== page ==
The problem has resurfaced and gotten worse in recent years, corresponding with the growth of commercial farming. Large agricultural producers, for example, hire rural farmers to grow cash crops for animal feed. Farmers who work on larger projects use slash-and-burn farming to clear their fields rapidly and prepare them for the following crop.

Thailand’s current situation is similar to the haze pollution that impacted Singapore in the 2010s, which resulted from commercial farming on the Indonesian island of Sumatra.

Singapore has to seek Indonesia’s assistance to address the issue. According to a study by the local Kasetsart University, the cost of air pollution is considerable, at around Bt2 trillion (US$60.2 billion), or more than 10% of GDP, due to negative consequences on the economy and public health, such as loss of output, income, and early death.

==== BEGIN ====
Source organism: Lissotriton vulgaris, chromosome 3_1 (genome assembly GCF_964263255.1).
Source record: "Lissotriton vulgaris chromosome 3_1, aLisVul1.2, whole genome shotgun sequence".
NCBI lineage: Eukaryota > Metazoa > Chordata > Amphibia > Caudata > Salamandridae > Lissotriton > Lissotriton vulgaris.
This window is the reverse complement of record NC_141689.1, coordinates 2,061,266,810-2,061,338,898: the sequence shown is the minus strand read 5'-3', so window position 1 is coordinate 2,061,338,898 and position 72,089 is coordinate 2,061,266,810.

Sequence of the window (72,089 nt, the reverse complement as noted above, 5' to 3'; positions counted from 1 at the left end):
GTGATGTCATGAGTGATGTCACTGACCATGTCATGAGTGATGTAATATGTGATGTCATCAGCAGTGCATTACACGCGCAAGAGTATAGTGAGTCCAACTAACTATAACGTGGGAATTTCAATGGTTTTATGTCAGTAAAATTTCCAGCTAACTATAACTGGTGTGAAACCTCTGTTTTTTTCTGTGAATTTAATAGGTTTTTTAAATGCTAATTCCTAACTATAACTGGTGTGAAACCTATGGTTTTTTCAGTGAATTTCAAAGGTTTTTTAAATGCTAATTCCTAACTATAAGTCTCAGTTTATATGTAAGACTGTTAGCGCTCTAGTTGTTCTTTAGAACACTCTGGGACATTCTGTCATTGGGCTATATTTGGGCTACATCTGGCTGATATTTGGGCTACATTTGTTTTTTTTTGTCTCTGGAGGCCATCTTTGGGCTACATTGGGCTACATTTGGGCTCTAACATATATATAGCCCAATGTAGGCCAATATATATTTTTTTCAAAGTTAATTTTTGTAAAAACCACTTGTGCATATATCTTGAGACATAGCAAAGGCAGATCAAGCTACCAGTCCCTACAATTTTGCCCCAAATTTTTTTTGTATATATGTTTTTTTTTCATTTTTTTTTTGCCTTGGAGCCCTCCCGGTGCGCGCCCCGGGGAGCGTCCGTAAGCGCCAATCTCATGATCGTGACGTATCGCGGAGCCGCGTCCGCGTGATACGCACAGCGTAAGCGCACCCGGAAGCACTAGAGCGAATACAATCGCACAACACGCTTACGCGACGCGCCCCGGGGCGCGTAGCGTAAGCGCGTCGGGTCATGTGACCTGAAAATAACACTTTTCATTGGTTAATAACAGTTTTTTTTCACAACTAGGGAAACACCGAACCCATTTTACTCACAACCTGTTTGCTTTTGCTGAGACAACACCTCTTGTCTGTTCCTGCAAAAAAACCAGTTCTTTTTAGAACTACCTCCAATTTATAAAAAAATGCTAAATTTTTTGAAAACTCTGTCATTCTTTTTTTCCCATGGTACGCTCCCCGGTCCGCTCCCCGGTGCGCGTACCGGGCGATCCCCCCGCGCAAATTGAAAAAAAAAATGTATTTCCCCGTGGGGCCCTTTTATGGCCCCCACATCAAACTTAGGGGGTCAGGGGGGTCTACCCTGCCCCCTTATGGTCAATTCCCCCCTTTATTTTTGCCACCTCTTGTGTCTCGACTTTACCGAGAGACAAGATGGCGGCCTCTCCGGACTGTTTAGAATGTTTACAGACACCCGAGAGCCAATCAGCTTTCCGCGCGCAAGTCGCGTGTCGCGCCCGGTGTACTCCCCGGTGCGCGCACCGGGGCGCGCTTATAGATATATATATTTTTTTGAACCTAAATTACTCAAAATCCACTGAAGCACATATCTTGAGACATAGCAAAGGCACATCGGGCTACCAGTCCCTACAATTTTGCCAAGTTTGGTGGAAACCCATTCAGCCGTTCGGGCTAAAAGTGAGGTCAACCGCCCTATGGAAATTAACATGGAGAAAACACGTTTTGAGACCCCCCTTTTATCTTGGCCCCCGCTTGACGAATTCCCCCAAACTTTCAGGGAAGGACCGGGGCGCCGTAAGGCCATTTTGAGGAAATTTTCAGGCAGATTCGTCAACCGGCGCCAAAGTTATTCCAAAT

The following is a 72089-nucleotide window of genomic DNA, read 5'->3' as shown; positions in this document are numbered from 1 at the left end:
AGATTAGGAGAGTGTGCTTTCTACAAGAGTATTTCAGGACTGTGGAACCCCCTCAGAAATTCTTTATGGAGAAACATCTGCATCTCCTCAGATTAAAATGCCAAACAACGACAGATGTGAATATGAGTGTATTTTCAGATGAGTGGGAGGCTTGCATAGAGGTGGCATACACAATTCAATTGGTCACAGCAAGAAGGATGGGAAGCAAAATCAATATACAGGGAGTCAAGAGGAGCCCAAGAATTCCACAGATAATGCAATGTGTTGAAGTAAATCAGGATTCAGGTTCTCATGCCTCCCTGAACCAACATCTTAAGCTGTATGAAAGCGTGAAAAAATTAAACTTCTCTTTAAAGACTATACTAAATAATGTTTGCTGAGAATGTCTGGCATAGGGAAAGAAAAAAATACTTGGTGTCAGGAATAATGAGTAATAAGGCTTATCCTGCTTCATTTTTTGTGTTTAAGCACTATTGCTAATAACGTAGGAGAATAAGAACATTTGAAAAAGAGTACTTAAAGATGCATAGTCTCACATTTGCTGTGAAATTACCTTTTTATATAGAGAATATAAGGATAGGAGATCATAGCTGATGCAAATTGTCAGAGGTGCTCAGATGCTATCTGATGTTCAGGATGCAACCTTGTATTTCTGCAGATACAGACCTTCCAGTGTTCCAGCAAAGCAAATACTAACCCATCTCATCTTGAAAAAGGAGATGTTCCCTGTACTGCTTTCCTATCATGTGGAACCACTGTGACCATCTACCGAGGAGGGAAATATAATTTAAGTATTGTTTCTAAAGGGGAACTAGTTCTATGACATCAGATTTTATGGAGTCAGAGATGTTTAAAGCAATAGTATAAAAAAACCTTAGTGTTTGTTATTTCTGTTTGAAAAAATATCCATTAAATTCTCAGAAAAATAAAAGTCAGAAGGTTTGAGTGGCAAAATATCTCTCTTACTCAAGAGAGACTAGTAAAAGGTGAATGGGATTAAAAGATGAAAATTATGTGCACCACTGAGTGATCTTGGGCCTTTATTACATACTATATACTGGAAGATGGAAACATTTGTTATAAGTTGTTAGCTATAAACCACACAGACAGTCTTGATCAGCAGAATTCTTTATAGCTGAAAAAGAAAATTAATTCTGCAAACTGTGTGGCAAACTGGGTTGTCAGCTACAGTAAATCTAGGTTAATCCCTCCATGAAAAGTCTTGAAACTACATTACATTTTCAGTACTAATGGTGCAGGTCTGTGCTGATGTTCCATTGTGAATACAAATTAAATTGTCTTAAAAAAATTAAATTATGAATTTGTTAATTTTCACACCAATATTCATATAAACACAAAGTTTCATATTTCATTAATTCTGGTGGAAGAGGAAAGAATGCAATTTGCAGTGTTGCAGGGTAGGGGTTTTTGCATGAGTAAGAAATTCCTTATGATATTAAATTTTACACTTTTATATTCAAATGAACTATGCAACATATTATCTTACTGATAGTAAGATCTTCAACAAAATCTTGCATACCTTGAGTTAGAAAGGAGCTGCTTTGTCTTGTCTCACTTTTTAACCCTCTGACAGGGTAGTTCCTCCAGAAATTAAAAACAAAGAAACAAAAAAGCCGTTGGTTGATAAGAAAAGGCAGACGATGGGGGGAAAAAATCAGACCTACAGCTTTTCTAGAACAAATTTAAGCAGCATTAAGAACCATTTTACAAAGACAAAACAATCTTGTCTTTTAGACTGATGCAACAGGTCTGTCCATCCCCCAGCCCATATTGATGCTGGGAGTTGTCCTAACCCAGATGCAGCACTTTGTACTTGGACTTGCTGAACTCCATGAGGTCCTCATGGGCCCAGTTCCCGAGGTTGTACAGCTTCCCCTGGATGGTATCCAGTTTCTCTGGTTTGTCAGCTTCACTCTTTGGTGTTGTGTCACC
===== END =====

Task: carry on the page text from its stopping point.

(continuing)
Air pollution also reduces visitor revenue during Thailand’s peak season. Hotel occupancy in Chiang Mai, the country’s third-largest city and a renowned tourist destination, was only 45% ahead of the important Thai New Year holiday, compared to an average of 80% over the same period.

With a general election scheduled for May 14th, the administration and various political parties have been pushed to take a stand on air pollution. In actuality, little has been done to solve the haze issues of recent years.

Better awareness and a better-coordinated effort by Thailand, Laos, and Myanmar to address the haze problem are welcome, but given Laos and Myanmar’s low government performance, they will not result in a quick solution.

Thailand will discuss transboundary haze at the next ASEAN conference in May. The issue will resurface throughout the dry season and continue to pose economic and health concerns, particularly in northern Thailand, for the foreseeable future.

The CTNNews editorial team comprises seasoned journalists and writers dedicated to delivering accurate, timely news coverage. They possess a deep understanding of current events, ensuring insightful analysis. With their expertise, the team crafts compelling stories that resonate with readers, keeping them informed on global happenings.